Kathy Gibson reports from the Maritime and Coastal Security conference in Cape Town – As navies transition to coast guard operations, fighting an increasing level of maritime crime, it’s important that their equipment, training and resources fit the need.

Captain Phil Heyl, chief: air and maritime branch of the US Africa Command, points out the west African navies have a lot of work ahead of them as they transform to a counter-criminal activities.

And the transformation needs to be ongoing, he adds, since criminals are constantly evolving to avoid the threat from crime-fighting operations.

A question that has arisen many times during the course of the Maritime and Coastal Security conference is why west Africa is taking to long to get started on regional shared maritime security operations.

Part of the answer, says Heyl, is differences in identifying share interests. But with Africa sitting across strategically important transportation lines, it is a global imperative to protect them, to ensure free trade.

The first step to achieving this, he says, is through regional partnerships offering regional support to protect regional interests in protecting the coast.

This support extends beyond joint operations, he adds, and should include information and intelligence as well. “If you have regional support and participation, the people you are working with should tell you what’s going on. When you have shared interests, things happen.”

One of the difficulties in addressing piracy off Somalia was caused by a lack of focus on shared interests, Heyl says. “It wasn’t until you started getting countries like the Seychelles, which has a shared interest, involved that it was possible to find and prosecute pirates. It’s got a lot to do with the legal authorities working together.”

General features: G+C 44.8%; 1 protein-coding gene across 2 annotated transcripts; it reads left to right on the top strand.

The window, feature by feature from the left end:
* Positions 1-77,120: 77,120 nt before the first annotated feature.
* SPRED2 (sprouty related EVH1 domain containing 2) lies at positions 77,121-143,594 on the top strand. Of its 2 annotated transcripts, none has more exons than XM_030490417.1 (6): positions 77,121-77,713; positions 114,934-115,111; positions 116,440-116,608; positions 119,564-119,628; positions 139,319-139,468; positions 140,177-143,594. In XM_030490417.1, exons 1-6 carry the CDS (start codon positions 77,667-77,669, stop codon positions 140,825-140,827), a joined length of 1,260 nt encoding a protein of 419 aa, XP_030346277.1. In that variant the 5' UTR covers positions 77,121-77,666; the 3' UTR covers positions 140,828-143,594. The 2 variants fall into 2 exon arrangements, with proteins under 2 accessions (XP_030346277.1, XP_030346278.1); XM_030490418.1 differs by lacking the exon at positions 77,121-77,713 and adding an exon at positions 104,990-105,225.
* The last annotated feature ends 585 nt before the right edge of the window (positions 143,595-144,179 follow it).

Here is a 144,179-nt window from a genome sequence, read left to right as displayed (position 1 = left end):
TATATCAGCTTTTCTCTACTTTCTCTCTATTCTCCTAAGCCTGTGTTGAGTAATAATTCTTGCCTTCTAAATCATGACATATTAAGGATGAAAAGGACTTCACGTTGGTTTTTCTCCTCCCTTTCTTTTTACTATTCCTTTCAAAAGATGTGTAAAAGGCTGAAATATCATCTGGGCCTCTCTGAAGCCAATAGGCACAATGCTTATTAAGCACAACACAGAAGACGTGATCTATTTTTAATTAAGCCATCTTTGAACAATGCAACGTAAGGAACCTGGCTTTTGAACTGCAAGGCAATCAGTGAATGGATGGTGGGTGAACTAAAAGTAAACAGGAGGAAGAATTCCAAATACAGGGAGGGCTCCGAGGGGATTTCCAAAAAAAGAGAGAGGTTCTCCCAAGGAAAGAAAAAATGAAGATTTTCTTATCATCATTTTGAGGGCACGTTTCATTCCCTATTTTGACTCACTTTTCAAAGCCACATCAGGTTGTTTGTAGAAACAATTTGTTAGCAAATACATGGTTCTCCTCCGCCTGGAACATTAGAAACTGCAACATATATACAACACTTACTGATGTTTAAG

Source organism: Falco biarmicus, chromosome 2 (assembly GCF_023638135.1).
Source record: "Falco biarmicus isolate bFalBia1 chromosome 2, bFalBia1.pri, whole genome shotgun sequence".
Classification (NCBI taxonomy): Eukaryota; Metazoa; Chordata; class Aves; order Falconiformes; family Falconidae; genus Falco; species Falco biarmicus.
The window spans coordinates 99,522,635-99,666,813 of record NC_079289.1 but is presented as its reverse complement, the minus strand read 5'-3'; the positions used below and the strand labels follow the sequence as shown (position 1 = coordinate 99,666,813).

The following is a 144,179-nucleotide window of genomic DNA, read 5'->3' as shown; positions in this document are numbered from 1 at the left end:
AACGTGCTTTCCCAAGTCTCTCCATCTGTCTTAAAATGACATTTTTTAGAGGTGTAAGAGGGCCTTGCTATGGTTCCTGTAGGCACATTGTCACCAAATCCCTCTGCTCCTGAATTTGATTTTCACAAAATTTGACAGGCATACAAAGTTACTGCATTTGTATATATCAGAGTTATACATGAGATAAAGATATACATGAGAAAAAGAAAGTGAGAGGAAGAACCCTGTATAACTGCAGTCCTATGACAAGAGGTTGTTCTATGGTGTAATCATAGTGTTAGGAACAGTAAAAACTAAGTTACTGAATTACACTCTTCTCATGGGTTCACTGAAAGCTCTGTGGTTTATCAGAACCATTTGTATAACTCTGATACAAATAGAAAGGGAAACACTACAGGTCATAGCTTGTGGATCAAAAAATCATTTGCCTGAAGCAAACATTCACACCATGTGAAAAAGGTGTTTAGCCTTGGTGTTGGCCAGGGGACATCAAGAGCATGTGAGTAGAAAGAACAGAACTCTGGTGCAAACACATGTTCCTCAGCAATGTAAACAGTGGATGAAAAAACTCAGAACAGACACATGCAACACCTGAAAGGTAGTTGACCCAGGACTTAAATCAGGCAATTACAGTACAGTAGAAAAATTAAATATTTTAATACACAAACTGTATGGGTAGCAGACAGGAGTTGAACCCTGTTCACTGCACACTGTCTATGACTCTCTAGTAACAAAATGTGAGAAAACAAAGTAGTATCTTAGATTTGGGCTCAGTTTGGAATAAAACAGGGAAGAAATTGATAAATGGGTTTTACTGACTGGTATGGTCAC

This can help to address legal objections when pirates are apprehended and appear in courts in foreign countries – and the cases are then dismissed.

“So how do you avoid this happening?” asks Heyl. “You have to start building on the training to ensure that the crime-fighting units know how to do police-type things like building cases, chain of custody, and being able to turn a case package over that actually succeeds and deters criminals.”

Using traditional navy vessels and personnel for law enforcement equates to the difference between a patrol car and a tank, Heyl points out. Both are effective, but only in the correct environment.

And, like a patrol car, the most important element of a law enforcement vessel is the skilled personnel in the form of the boarding team. Vessels must be designed and equipped to make it easy for this team to get on and off the vessel, off-shore, in rough seas, at night.

Regional co-operation, however, plays the biggest part in combating piracy, particularly in the complex west African environment.

“In west Africa, the maritime boundaries give the criminals the advantage,” Heyl says. “They can use sovereignty against everyone: not just to hide, but to succeed. Because most of the maritime boundaries in west Africa are disputed, most are actually two boundaries. And, since there are oil filed in those disputed areas, whatever is in dispute is going to stay in dispute.”

This makes regional law enforcement co-operation even more important, to transcend the boundary disputes while keeping crime down.

This is the rationale behind agreements like ECOWAS and ECCAS, while the African Union’s AIMS 2050 has paved the way for neghbouring countries to work together in more or less formal arrangements.

Encouraging moves have already been made: Nigeria, Benin, Togo and Niger have agreed to work together to counter crime at sea. The inclusion of Niger opens the way for other landlocked countries to become involved in helping to protect the maritime trade that is important for their own economies.

Heyl urges navies to start today in forging relationships to protect shipping. “Maritime security is tied to economic development,” he points out. “If you asked any Africa country for its top five problems, maritime security would not be one of them. But economic development is – and maritime security is an enabler for that.”